Wednesday, June 5, marks HIV Long-Term Survivors Awareness Day (HLTSAD). It’s an opportunity to celebrate this group of survivors aging with HIV and to also raise awareness of their unique challenges and needs.

Search the hashtag #HLTSAD on social media for infographics to share, events to attend and articles to read, such as these:

Long-Term Survivors Awarness Day was launched in 2014 by Let’s Kick ASS—AIDS Survivor Syndrome. HLTSAD takes place on June 5 because on that date in 1981 the first report of what became known as AIDS was published in Morbidity and Mortality Weekly Report, an epidemiological digest published by the Centers for Disease Control and Prevention (CDC). The report detailed five cases of a mysterious disease affecting young gay men and as such is considered by many to mark the start of the AIDS epidemic.

June 5th is the 43rd anniversary of the initial report of five cases that would later be identified as AIDS. These cases...

Posted by on Tuesday, June 4, 2024

The awareness day’s website,, elaborates on this cohort of survivors:

“Today, HIV Long-Term Survivors (HLTS) represent a diverse group of people diagnosed with HIV before the advent of highly active antiretroviral therapy or HAART in 1996. We make up about 25% of all people living with HIV and AIDS. 1.2 million people are living with HIV in the U.S. That makes about 300,000 long-term survivors, defined as individuals who acquired HIV before 1996 and the introduction of HAART.

“Often overlooked, HLTS includes people born with HIV or who acquired the virus as babies and are now in their 30s and 40s. HLTS are also those living with HIV and AIDS for over 25 years.”

Other groups define long-term survivors differently. The Reunion Project, an alliance of long-term survivors, holds a more expansive view, including:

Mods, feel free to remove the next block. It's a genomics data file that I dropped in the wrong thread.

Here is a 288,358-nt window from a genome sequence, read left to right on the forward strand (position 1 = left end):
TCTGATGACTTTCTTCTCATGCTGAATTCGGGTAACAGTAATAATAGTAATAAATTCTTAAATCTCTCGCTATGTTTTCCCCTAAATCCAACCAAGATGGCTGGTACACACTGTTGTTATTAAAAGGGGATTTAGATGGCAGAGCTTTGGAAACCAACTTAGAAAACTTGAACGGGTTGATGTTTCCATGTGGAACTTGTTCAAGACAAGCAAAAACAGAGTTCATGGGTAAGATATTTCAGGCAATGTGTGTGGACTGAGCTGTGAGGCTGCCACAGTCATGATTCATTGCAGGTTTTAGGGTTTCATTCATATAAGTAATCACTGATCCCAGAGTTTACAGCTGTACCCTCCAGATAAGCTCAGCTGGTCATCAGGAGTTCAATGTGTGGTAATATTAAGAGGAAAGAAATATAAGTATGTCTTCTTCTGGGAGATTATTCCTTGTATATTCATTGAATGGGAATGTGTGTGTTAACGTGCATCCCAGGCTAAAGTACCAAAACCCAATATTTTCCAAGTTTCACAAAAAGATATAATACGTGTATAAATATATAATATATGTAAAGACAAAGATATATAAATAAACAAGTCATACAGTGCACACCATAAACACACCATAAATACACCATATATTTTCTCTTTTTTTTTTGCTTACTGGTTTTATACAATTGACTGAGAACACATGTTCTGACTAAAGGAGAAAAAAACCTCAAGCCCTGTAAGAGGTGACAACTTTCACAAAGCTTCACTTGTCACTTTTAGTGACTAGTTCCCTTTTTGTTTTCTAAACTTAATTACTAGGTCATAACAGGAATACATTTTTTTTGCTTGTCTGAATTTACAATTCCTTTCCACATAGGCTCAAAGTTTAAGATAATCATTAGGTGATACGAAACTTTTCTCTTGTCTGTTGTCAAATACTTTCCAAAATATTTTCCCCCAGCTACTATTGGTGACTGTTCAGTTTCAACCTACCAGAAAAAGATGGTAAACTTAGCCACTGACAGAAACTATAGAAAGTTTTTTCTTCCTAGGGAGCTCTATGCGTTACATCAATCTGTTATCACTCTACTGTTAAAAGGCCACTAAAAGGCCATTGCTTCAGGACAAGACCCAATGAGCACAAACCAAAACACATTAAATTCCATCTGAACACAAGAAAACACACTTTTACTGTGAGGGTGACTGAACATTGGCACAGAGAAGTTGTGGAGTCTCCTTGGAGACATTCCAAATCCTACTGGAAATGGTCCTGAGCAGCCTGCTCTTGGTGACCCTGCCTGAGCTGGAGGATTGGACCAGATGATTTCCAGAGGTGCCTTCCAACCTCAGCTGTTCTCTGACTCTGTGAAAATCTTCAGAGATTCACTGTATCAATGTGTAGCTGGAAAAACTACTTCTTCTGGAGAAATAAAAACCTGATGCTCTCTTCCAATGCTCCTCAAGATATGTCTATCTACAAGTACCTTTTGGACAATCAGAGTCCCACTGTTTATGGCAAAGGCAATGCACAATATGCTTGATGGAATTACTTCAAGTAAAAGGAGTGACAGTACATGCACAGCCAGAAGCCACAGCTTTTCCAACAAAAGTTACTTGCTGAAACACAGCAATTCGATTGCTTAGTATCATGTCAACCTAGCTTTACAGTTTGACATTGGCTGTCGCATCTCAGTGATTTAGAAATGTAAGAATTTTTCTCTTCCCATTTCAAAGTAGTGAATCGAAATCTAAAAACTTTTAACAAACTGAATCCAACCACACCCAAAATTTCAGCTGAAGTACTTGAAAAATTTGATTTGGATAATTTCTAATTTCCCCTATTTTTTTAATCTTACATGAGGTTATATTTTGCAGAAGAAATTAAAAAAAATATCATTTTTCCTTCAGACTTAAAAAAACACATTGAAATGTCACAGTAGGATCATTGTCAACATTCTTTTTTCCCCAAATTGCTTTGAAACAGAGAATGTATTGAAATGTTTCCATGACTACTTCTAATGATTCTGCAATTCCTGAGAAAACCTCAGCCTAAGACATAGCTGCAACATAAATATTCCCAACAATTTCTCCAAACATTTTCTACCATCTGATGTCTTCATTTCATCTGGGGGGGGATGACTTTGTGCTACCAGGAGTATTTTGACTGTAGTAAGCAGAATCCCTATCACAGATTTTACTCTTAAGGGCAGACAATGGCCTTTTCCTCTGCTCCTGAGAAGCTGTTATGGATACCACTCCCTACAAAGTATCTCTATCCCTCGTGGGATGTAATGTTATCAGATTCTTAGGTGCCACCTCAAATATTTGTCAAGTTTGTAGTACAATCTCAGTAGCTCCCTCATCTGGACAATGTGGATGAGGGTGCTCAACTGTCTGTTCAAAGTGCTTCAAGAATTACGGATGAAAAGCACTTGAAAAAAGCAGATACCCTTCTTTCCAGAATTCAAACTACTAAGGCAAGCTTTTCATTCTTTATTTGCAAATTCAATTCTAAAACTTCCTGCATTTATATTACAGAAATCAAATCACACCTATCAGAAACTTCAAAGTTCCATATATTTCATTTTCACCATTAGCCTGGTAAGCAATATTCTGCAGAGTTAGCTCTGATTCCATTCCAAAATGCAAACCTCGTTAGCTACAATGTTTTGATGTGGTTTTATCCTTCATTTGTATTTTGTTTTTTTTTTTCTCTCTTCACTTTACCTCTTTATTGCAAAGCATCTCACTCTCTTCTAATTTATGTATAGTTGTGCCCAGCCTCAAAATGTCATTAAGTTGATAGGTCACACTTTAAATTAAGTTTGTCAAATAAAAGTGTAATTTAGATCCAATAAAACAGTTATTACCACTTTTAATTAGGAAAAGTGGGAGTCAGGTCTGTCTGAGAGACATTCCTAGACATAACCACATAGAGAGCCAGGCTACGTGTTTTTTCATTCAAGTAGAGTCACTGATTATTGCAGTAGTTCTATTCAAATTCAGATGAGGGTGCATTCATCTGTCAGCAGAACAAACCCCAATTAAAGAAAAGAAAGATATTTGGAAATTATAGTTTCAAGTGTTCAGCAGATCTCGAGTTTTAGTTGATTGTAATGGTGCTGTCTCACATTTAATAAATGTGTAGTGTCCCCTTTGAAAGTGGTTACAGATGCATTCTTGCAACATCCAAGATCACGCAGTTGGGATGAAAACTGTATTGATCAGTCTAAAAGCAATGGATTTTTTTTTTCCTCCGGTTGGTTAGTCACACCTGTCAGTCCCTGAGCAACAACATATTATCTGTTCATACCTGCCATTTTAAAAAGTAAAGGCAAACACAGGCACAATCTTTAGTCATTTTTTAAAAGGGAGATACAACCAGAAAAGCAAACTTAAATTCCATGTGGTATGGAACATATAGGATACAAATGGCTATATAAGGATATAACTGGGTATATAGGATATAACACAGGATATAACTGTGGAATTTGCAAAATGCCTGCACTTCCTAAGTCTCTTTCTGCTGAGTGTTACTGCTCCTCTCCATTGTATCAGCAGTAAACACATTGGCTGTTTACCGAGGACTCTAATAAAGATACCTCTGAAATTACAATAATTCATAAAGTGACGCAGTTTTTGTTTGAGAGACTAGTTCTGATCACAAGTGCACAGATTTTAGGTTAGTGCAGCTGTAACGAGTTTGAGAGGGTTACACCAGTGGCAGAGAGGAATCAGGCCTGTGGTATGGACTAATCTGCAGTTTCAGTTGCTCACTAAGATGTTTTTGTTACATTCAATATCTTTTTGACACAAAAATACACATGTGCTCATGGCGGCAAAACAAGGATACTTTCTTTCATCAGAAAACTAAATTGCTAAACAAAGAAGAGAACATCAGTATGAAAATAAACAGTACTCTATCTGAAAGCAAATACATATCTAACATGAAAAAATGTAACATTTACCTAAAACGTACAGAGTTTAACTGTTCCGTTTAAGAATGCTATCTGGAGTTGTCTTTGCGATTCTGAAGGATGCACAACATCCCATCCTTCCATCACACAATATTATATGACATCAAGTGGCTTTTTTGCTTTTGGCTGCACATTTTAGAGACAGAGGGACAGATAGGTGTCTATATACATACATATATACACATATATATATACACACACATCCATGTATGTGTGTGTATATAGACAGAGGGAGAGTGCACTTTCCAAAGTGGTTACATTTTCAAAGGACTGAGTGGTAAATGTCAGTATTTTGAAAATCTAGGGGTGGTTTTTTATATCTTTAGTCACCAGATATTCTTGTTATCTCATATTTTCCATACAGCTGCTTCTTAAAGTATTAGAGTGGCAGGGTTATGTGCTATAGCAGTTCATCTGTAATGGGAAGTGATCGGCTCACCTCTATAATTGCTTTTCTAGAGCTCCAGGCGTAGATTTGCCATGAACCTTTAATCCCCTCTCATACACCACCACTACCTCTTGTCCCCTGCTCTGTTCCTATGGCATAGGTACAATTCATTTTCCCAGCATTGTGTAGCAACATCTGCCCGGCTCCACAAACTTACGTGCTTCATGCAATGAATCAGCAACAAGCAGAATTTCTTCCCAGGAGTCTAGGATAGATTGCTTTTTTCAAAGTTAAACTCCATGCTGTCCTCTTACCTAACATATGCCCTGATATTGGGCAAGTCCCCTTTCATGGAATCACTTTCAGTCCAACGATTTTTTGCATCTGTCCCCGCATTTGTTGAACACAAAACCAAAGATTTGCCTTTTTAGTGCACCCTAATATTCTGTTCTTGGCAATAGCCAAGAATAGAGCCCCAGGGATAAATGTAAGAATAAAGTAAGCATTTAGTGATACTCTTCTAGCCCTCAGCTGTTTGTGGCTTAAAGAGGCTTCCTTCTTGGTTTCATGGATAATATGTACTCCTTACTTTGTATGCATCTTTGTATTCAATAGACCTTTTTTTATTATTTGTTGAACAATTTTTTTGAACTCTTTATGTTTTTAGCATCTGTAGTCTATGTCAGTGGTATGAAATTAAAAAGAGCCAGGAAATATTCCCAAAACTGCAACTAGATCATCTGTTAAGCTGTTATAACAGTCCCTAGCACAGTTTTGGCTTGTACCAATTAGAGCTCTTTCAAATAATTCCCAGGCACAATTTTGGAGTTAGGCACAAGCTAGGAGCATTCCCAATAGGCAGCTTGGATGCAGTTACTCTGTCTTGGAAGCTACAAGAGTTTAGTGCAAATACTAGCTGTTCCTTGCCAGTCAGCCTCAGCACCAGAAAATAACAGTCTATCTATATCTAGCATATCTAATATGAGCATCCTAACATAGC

• Many people who identify as long-term survivors have been living with HIV for 10 years or more.

  • Others feel that their long-term survival is shaped by the experience of living with HIV since before the time when there was any effective treatment (about 1996).

  • Some feel that their long-term survival experience is marked by going through different eras of their life—perhaps from being young adults to now being elders—while living with HIV.

  • Lifetime survivors have been living with HIV their entire life, some for decades, and may still be relatively young because they have been living with HIV since birth.

  • We also welcome people who are not living with HIV to join our network or workgroups as allies, many of them have been involved with or affected by HIV for many years.

The Reunion Project will hold a National Virtual Reunion Meeting on Tuesday, June 11, at 2 p.m. ET (11 a.m. PT). You can register for the Zoom discussion here. The meeting is described as:

The Reunion Project’s next National Virtual Meeting will set the tone of gentle introspection as we delve into a panel discussion that covers a range of the emotional and spiritual dimensions of facing mortality and loss of loved ones. We will also explore some of the practical aspects of end-of-life planning such as wills and advanced directives, plus a presentation on the cure research study known as “The Last Gift.”

For related articles in POZ, click #Long-Term Survivors. You’ll find stories such as “We Are Lifetime Survivors,” a profile on people who were born with HIV and are giving themselves a new name.

To learn more about other HIV awareness days and to access a calendar you can download and print, check out the POZ feature “2024 HIV and AIDS Awareness Days.”